(Editor's Note: A related column appears online at Planet Analog, click here.)
The promised advantages of digital technology are only as good as the ability of the analog technologies to faithfully translate the digital language of 1s and 0s into natural analog signals. The advance of the digital revolution has been characterized by Moore's law, which states that the number of transistors on a chip doubles every 18 months.
Analog technologies, on the other hand, are characterized by Murphy's Law—if anything can go wrong, it will. Analog technologies progress at a more measured pace dictated not by process enhancements but by innovations in circuits and physical transistor modeling. These technologies improve incrementally on multiple dimensions of performance, power, and integration.
Integration trends and the case for partitioning
Integration trends are a function of volume and system maturity; in many cases system acceptance and unit volume production never grow to justify recurring generational development. In other applications, such as base stations, instrumentation, and military applications, stringent performance requirements lead to discrete implementations. In cases such as cellular and Wi-Fi, where consumer acceptance is universal, competitive forces drive the continual cost reduction.
As technology becomes more expensive to deploy (such as mask, tool, and engineering costs), the return needed to justify these developments increases. At the same time, competitive forces drive companies to invest heavily early in a standard's life cycle. If a market takes off, and a company's chipset is not ready, the financial result can be dire.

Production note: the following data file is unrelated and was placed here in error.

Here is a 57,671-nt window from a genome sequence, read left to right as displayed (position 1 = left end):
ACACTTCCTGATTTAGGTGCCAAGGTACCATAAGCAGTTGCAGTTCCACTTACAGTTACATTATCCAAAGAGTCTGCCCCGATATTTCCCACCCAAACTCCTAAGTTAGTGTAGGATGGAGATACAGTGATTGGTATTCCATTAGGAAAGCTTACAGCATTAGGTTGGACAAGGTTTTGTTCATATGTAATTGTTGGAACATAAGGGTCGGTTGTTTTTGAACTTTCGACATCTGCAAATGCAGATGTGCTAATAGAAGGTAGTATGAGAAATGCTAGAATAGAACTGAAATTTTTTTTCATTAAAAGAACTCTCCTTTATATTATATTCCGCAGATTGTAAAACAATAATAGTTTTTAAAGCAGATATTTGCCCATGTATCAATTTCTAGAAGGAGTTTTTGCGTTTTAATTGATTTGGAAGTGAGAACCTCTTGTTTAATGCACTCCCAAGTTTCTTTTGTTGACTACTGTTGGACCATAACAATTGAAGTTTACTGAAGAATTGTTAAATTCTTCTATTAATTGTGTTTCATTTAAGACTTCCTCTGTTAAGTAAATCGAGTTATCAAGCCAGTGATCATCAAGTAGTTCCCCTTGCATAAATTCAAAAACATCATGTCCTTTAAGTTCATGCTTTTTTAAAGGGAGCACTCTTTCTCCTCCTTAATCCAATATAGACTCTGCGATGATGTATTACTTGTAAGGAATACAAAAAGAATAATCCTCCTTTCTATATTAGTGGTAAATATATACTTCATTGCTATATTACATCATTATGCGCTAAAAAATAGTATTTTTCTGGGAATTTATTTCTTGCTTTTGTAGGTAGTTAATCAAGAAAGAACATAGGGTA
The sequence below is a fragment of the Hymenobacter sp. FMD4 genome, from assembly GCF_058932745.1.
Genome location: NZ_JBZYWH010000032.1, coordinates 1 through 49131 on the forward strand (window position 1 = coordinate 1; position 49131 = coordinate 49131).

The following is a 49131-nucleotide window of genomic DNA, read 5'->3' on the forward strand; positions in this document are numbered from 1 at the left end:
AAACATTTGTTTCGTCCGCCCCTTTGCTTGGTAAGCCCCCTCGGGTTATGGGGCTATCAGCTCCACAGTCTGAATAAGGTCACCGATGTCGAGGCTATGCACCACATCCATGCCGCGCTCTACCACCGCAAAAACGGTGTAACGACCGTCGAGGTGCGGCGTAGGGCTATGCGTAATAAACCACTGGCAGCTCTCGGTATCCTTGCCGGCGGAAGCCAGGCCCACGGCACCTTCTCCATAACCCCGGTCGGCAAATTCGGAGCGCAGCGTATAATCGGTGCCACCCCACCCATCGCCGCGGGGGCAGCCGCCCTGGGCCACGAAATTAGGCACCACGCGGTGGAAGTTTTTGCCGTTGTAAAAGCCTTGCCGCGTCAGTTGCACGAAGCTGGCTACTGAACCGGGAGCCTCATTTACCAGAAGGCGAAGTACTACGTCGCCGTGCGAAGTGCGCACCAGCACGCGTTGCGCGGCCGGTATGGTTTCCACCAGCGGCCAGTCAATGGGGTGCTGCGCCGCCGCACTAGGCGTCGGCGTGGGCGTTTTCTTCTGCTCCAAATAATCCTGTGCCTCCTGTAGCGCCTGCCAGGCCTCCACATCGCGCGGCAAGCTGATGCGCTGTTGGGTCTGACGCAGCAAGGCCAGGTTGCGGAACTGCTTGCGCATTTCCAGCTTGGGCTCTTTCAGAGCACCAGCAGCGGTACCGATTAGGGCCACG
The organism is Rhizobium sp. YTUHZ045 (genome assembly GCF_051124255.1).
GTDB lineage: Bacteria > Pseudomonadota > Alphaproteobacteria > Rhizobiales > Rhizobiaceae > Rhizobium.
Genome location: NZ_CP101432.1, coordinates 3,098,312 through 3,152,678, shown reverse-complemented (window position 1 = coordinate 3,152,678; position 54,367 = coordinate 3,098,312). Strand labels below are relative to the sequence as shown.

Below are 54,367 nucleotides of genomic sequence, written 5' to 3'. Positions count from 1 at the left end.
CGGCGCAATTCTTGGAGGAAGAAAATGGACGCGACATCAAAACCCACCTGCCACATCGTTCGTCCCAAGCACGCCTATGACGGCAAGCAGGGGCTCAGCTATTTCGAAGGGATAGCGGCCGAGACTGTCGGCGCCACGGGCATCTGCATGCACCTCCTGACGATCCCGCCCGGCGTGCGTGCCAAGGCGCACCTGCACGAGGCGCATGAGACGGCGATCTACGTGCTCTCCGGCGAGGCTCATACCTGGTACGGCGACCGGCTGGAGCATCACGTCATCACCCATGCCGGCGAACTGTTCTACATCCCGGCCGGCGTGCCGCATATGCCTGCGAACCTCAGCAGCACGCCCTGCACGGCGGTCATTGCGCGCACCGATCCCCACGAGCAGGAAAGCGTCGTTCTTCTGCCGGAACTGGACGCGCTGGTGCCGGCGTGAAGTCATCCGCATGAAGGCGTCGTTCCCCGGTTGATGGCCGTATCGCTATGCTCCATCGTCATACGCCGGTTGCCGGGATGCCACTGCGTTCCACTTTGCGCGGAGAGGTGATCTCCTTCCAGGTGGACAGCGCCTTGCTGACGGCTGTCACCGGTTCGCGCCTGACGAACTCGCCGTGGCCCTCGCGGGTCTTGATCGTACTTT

In essence, companies are forced to invest to be ready when a market takes off, and this investment is increasingly expensive, while at the same time, customers are requiring more performance from their suppliers. Obtaining an acceptable return on the R&D investments required to build today's complex communication systems is a very tricky proposition. Depending on the complexity of the SOC—development costs can easily range from $10 to $20 million, and higher, for a 90 nm design.
Thus, success of a new initiative depends on identifying a market where your IP is valuable and then lining up partners to meet customer needs. Fewer and fewer companies are able to handle all aspects of a system development. However, focus on performance cost, time to market (TTM), and financial payback is an absolute requirement.
For emerging communications applications like WiMAX, the first generation systems have typically been developed using multiple ICs. The MAC/modem section may use FPGAs and off-the-shelf DSPs; the RF sections often use discrete components such as LNAs, mixers, and synthesizers, with the ADCs and DACs bridging the gap. As volumes grow, the digital logic is often integrated together on a dedicated ASIC and, in some cases, the ADCs/DACs are included on this digital ASIC, for use with more integrated RF solutions.